Fender Telecaster Deluxe with Curtis Novak Wide Range pickups through '68 Bassman.
Rhythm track features bridge pickup with fuzz at maximum and volume at 50%. Lead track features neck pickup with fuzz at maximum and volume at 50%.

 

Ratings

Pros:
Throaty, substantial, and authentically buzzing ’60s fuzz voice. Loud for a Fuzzrite. Clean and sturdy build.

Cons:
None.

Street:
$113

Blackbird Savoy
ananashead.com



Tones:


Ease of Use:


Build/Design:


Value:
 

The Mosrite Fuzzrite might be the punkiest garage-punk fuzz. It’s famously associated with biker-fuzz godfather Davie Allan and Iron Butterfly’s “In-A-Gadda-Da-Vida,” Some speculate that the early Stooges and Buffalo Springfield were adopters. What’s beyond doubt is that a good Fuzzrite or clone delivers the buzzing spirit of ’66 with ease and attitude. And the Barcelona-built and super affordable Ananashead Effects Meteorite is most certainly a top-flight silicon Fuzzrite clone.

For starters, it’s beautifully built. A handful of components are tidily hand-populated on a through-hole circuit board the size of a couple postage stamps. Jacks and switches are chassis mounted. It’s a sturdy little pedal.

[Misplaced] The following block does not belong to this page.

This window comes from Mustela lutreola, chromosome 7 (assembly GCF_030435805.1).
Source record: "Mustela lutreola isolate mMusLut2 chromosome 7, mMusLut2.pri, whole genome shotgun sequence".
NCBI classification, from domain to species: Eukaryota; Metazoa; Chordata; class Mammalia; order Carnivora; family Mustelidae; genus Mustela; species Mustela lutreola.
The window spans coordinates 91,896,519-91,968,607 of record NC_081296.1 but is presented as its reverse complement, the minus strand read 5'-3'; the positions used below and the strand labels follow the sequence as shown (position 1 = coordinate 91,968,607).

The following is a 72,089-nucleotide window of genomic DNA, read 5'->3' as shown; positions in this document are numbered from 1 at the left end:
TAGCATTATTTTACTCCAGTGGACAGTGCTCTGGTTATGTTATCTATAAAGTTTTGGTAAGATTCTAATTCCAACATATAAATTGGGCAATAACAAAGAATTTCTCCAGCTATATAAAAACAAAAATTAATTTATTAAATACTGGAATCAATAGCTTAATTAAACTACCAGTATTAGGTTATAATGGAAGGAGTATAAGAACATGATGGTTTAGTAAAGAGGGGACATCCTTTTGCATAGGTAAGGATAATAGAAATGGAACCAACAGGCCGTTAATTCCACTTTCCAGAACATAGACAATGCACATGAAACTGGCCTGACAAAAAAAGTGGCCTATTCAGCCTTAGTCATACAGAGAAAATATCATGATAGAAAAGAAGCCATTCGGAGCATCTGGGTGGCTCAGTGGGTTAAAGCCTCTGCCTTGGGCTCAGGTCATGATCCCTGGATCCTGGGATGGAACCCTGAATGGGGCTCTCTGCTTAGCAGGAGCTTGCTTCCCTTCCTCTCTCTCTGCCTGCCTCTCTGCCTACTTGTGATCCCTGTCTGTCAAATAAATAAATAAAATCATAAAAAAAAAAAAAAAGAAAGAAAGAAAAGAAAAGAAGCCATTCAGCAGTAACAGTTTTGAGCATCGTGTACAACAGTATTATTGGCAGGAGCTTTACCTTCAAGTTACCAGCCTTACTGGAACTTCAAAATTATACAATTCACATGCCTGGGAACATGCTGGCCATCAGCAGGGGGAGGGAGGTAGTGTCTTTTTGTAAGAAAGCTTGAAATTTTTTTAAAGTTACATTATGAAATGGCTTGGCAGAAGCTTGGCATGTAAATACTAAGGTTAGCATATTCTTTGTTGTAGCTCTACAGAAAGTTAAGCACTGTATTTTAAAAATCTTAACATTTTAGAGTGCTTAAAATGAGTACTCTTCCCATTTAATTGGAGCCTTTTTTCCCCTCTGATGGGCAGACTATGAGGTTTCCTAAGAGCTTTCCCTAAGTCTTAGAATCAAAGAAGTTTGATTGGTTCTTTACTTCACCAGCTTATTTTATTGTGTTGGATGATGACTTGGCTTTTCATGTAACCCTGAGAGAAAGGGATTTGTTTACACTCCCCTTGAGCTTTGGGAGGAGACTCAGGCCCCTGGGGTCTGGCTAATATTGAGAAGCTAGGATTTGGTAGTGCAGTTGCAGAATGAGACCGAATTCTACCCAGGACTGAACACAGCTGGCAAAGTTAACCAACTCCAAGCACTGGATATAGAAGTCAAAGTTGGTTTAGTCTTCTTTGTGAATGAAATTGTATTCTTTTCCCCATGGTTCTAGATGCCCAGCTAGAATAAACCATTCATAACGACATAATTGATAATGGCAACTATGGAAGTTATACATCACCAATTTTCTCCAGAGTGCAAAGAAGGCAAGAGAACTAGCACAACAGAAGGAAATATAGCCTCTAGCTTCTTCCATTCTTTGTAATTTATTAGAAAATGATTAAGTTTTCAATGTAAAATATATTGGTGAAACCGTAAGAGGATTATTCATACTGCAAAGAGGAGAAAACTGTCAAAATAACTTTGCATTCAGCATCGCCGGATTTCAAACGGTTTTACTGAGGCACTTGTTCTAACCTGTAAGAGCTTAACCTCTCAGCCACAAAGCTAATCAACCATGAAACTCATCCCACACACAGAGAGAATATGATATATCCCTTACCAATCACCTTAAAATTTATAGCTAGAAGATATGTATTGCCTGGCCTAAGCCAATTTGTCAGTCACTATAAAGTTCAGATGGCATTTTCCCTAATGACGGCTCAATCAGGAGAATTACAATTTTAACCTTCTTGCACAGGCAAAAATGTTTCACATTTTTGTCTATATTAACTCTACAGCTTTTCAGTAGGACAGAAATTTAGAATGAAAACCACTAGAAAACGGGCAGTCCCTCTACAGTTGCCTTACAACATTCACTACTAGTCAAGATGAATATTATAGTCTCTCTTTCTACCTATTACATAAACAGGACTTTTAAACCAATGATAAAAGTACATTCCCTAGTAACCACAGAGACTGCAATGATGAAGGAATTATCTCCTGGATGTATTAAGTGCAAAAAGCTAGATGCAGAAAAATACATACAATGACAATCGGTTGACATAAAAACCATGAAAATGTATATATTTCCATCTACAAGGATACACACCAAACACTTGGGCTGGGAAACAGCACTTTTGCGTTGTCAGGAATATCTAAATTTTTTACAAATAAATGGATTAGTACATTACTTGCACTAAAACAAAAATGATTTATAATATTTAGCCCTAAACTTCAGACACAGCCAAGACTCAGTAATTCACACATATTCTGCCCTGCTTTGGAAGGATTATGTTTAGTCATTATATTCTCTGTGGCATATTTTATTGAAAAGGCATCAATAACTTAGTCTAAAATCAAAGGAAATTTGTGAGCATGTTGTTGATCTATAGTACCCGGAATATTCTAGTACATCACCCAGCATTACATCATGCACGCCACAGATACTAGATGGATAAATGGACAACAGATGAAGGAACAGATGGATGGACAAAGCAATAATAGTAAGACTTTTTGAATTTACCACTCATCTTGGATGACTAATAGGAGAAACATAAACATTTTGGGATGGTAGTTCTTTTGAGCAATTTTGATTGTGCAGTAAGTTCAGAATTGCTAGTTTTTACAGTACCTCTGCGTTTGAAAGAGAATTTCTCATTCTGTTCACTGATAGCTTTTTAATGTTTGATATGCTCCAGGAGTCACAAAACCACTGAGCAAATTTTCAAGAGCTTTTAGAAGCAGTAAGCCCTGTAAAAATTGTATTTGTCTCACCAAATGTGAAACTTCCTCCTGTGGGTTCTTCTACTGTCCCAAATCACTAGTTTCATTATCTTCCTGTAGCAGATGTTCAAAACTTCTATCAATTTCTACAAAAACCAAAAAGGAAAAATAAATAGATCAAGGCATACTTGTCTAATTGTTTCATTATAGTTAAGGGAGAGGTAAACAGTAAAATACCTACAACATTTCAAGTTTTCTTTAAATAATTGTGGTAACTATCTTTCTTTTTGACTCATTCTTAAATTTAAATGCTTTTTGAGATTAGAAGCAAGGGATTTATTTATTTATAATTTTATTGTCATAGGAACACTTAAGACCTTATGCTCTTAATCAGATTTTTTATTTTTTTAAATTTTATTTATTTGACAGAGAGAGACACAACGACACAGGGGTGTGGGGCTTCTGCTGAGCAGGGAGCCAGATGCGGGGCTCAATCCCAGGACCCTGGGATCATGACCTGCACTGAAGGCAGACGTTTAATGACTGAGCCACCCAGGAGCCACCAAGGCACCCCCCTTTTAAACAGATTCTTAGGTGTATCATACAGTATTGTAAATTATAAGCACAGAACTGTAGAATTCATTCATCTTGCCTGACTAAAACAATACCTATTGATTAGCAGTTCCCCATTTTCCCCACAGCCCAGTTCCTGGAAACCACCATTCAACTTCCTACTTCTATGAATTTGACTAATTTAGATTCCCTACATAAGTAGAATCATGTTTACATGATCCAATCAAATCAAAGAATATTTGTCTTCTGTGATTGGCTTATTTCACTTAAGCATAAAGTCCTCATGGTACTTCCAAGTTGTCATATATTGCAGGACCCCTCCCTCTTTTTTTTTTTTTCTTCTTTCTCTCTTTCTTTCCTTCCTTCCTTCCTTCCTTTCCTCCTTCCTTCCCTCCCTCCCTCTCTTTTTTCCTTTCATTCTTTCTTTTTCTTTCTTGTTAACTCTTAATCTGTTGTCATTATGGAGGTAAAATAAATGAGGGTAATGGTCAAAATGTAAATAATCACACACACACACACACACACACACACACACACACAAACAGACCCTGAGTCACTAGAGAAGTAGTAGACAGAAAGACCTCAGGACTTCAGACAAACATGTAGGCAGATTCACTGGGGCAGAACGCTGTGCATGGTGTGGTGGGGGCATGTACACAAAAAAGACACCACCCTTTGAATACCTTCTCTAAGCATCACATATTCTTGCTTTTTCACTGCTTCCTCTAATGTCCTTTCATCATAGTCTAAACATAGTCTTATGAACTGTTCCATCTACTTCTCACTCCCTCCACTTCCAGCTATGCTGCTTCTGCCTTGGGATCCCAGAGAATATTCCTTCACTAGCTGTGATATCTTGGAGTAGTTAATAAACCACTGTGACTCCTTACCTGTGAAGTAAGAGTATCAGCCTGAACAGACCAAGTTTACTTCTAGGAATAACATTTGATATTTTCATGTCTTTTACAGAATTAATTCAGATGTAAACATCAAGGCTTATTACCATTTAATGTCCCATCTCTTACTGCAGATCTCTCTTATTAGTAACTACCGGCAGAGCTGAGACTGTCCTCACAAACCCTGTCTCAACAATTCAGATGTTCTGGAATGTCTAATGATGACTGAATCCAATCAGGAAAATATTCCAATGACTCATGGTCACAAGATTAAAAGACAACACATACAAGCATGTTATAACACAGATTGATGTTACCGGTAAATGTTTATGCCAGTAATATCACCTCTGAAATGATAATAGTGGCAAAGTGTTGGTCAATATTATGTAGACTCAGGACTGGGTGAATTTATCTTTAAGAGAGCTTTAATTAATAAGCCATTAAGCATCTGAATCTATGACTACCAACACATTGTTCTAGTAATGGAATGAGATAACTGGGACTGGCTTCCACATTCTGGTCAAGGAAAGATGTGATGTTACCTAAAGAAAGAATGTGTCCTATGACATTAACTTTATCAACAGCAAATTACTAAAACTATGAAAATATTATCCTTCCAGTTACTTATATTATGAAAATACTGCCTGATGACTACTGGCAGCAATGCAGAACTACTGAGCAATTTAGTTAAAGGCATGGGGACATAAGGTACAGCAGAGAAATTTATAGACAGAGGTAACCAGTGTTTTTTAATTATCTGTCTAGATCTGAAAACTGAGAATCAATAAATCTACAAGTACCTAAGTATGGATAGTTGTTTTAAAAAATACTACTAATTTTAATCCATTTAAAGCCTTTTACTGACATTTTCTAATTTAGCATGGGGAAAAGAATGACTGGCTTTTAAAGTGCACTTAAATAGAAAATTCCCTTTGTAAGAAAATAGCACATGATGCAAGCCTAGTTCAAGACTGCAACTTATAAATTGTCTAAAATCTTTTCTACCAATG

The sounds are robust, too, thanks to an extra gain stage that boosts the Meteorite to louder-than-your-average-’Rite levels without sacrificing the reedy, focused heat that defines the type. Though the range of fuzz colors isn’t wide, there are cool, if subtle, variations to explore. Maximum gain settings add a layer of sizzle on top of a perfectly balanced and substantial foundation of throaty low-mids and white-hot high-midrange. Less gain gives you more contoured and concise takes on the same recipe that are killer for choogling rhythm moves. At around 110 bucks, it’s a steal, too.

Test gear: Fender Telecaster Deluxe with Curtis Novak Widerange humbuckers, Fender Jazzmaster, ’68 Fender Bassman, Fender Vibro Champ